Whenever I think of optimists, an image of a group of hippies pops into my head. They’re in a field, wearing flowers in their hair, singing with the birds as butterflies land on their fingertips. They’re airy and carefree, blissfully unaware of the problems going on in the world. Pessimists, on the other hand, dredge up a different image for me. They’re all dressed in black in a dark and gloomy room, pouting in the corner. They cross their arms as they watch the hippies dance around in the bright, sun-shiny garden.

I like to think of myself as a realist. I’ll get my hopes up, but not too high. I plan, I think, I contemplate. I play out every worst-case scenario in my head…and then send a fleeting hope to the universe that none of my dark imaginings actually come true. Then I step out in the sunlight, shading my eyes because it’s so darn bright, and walk passed the hippies, hoping that one day, I’ll attain that same level of blissful happiness.

Perpetual Pollyannas are often viewed as naïve and foolhardy. In fact, at least some research studies have highlighted the potential pitfalls of an extremely optimistic attitude, including a propensity to underestimate health hazards and even a tendency toward narcissism. Pessimists, on the other hand, are often painted as melancholic and cynical, but also cautiously vigilant. Then there are the realists, like me, who are said to possess the best of both worlds. In terms of which outlook has the most advantages, however, research we conducted at Queendom indicates that optimists still come out on top.

Analyzing data from 8,933 people who took our Happiness Test, we divided the sample into three groups: Optimists, Realists, and Pessimists. According to our data, here is where they differ:


Able to find the good in even the most disagreeable of people

  • 69% of optimists
  • 39% of realists
  • 19% of pessimists

Able to find the silver lining in bad situations

  • 84% of optimists
  • 43% of realists
  • 11% of pessimists

Believe that nothing can be learned from failure

  • 11% of optimists
  • 6% of realists
  • 27% of pessimists

Believe they can handle whatever challenges and obstacles life throws at them

  • 90% of optimists
  • 65% of realists
  • 18% of pessimists

Refuse to give up even when life gets tough

  • 85% of optimists
  • 64% of realists
  • 25% of pessimists

Cope well with stress

  • 65% of optimists
  • 43% of realists
  • 19% of pessimists

Believe in the importance of maintaining a sense of humor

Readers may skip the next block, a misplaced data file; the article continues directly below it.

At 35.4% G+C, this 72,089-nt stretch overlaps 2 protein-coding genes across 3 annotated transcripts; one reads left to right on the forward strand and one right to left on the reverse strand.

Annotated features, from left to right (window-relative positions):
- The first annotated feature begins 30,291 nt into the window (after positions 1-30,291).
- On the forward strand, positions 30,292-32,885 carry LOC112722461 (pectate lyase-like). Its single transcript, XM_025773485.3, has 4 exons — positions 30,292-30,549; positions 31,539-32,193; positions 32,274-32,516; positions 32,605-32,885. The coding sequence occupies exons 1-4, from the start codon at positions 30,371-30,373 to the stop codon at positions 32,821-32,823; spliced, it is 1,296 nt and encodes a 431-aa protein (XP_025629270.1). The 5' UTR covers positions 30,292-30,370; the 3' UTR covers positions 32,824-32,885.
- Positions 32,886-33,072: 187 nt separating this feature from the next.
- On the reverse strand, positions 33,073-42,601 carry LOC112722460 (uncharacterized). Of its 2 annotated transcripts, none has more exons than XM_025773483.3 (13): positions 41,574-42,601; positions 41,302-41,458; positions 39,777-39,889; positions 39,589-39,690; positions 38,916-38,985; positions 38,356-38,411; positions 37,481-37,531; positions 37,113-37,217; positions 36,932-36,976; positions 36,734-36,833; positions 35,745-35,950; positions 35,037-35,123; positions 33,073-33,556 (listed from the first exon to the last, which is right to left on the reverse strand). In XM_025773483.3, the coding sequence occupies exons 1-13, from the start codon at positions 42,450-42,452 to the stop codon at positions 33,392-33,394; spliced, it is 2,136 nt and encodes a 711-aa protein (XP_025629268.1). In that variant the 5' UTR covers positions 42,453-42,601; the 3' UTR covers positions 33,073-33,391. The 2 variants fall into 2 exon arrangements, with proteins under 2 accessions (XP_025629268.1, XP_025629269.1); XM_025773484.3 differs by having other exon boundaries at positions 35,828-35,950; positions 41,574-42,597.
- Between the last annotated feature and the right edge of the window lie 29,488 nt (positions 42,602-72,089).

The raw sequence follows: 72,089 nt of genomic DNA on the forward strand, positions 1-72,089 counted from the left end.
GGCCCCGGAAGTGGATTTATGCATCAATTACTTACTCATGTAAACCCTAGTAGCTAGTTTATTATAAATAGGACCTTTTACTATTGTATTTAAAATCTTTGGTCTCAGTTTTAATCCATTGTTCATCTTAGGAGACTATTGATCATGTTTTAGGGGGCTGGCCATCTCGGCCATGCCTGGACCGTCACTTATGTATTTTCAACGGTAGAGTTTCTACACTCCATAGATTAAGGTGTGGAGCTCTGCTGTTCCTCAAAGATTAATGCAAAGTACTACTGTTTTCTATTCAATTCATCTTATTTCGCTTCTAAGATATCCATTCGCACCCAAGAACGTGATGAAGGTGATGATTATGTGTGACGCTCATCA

• 94% of optimists
  • 84% of realists
  • 46% of pessimists

Diagnosed with or being treated for depression

  • 14% of optimists
  • 22% of realists
  • 50% of pessimists

Approach a problem by looking at it from different angles

  • 85% of optimists
  • 62% of realists
  • 26% of pessimists

More likely to keep their problems to themselves rather than seek help

  • 38% of optimists
  • 48% of realists
  • 73% of pessimists

Satisfied with their personal relationships

  • 86% of optimists
  • 68% of realists
  • 28% of pessimists

Often experience a sense of loneliness

  • 11% of optimists
  • 29% of realists
  • 81% of pessimists

In good physical health

  • 84% of optimists
  • 68% of realists
  • 35% of pessimists


In terms of tendencies toward reckless behavior, our study reveals that:

  • 19% of optimists don’t think it’s important to plan ahead when taking a risk they’ve taken before (compared to 15% of realists and 27% of pessimists).
  • 63% of realists ask other people for advice before making an important or risky decision (compared to 59% of optimists and 56% of pessimists).
  • 25% of pessimists believe that it’s better to leave problems alone, because they may end up resolving themselves (compared to 15% of optimists and 10% of realists).
  • 41% of optimists said that they refuse to take problems too seriously (compared to 20% of realists and 18% of pessimists).
  • 32% of optimists believe that if they complete a task carefully, there is no need to check their work to make sure there are no errors (compared to 28% of realists and 28% of pessimists).
  • 23% of pessimists would quit their job without lining up another one (compared to 18% of optimists and 15% of realists).
  • 44% of optimists believe that they’re likelihood of being diagnosed with a serious illness is low (compared to 31% of realists and 21% of pessimists).
  • 61% of optimists wear a seat-belt every time they are in a car (compared to 58% of realists and 55% of pessimists).

Realists have the ability to see both the good and the bad, the possibilities and the risks. This is often considered the “smartest” outlook, because a realist will plan for the worst but hope for the best. This doesn’t mean, however, that all optimists are clueless and reckless. Our research has shown that even those who always look on the bright side of life are not oblivious to the darkness. They recognize that life can be filled with trials and tribulations…they just hold onto the hope that one day, things will get better. And while it is true that some optimists can display a sense of invulnerability, our research shows that even pessimists can be foolhardy sometimes.

The bottom line: When it comes to dealing with life’s ups and downs optimists are more likely to thrive. Taking all things into consideration, the best approach to life would be to have the positive attitude of an optimist, but the practical sensibility of a realist.


Insightfully yours,

Queen D